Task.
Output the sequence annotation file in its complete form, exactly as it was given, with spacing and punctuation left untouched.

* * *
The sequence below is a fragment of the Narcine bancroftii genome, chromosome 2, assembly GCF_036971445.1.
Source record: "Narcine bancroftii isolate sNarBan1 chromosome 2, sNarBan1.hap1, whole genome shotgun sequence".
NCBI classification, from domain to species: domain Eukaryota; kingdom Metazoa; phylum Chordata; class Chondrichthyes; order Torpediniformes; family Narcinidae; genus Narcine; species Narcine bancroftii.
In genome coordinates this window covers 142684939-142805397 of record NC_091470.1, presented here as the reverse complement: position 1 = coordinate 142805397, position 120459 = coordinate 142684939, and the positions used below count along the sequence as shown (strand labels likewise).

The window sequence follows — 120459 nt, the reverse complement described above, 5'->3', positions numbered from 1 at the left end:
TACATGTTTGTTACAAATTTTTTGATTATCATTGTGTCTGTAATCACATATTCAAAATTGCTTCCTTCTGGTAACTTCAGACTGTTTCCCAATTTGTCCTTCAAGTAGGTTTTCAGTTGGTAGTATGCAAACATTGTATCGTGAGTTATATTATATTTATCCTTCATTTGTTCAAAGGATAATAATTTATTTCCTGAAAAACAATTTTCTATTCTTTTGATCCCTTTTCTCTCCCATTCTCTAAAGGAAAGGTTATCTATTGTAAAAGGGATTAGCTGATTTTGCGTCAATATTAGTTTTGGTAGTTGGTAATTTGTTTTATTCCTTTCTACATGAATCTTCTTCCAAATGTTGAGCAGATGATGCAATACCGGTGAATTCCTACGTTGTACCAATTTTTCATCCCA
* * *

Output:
The sequence below is a fragment of the Narcine bancroftii genome, chromosome 2, assembly GCF_036971445.1.
Source record: "Narcine bancroftii isolate sNarBan1 chromosome 2, sNarBan1.hap1, whole genome shotgun sequence".
NCBI classification, from domain to species: domain Eukaryota; kingdom Metazoa; phylum Chordata; class Chondrichthyes; order Torpediniformes; family Narcinidae; genus Narcine; species Narcine bancroftii.
In genome coordinates this window covers 142684939-142805397 of record NC_091470.1, presented here as the reverse complement: position 1 = coordinate 142805397, position 120459 = coordinate 142684939, and the positions used below count along the sequence as shown (strand labels likewise).

The window sequence follows — 120459 nt, the reverse complement described above, 5'->3', positions numbered from 1 at the left end:
TACATGTTTGTTACAAATTTTTTGATTATCATTGTGTCTGTAATCACATATTCAAAATTGCTTCCTTCTGGTAACTTCAGACTGTTTCCCAATTTGTCCTTCAAGTAGGTTTTCAGTTGGTAGTATGCAAACATTGTATCGTGAGTTATATTATATTTATCCTTCATTTGTTCAAAGGATAATAATTTATTTCCTGAAAAACAATTTTCTATTCTTTTGATCCCTTTTCTCTCCCATTCTCTAAAGGAAAGGTTATCTATTGTAAAAGGGATTAGCTGATTTTGCGTCAATATTAGTTTTGGTAGTTGGTAATTTGTTTTATTCCTTTCTACATGAATCTTCTTCCAAATGTTGAGCAGATGATGCAATACCGGTGAATTCCTACGTTGTACCAATTTTTCATCCCA